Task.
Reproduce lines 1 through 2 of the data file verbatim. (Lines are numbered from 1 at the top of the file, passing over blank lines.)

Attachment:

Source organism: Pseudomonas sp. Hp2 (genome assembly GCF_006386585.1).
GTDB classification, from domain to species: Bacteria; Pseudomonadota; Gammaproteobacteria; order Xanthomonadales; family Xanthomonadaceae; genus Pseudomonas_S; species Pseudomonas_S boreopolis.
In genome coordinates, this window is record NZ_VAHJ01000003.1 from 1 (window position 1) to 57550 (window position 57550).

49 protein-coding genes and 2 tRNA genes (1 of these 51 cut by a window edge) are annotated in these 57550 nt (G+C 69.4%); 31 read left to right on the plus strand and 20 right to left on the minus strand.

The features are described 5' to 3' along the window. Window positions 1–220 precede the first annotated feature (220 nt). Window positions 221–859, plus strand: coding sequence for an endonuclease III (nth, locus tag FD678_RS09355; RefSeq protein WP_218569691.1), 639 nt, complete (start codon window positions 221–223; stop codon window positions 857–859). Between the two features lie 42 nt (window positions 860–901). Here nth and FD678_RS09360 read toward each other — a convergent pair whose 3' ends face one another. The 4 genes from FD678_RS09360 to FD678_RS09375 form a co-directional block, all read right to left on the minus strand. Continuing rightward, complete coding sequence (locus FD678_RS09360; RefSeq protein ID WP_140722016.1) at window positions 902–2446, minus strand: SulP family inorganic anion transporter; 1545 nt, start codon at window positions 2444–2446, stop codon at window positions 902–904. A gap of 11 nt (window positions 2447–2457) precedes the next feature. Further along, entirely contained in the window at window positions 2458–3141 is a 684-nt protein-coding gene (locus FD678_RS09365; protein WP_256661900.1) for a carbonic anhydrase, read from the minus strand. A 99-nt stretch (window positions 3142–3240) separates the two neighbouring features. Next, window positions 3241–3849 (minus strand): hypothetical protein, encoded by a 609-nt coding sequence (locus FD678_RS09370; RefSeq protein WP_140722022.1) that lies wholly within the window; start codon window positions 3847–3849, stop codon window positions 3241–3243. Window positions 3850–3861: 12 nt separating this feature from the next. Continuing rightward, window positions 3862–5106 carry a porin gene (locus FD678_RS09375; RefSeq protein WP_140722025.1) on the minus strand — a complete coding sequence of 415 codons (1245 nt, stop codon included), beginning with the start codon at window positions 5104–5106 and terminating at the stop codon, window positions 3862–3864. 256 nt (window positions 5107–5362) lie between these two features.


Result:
Source organism: Pseudomonas sp. Hp2 (genome assembly GCF_006386585.1).
GTDB classification, from domain to species: Bacteria; Pseudomonadota; Gammaproteobacteria; order Xanthomonadales; family Xanthomonadaceae; genus Pseudomonas_S; species Pseudomonas_S boreopolis.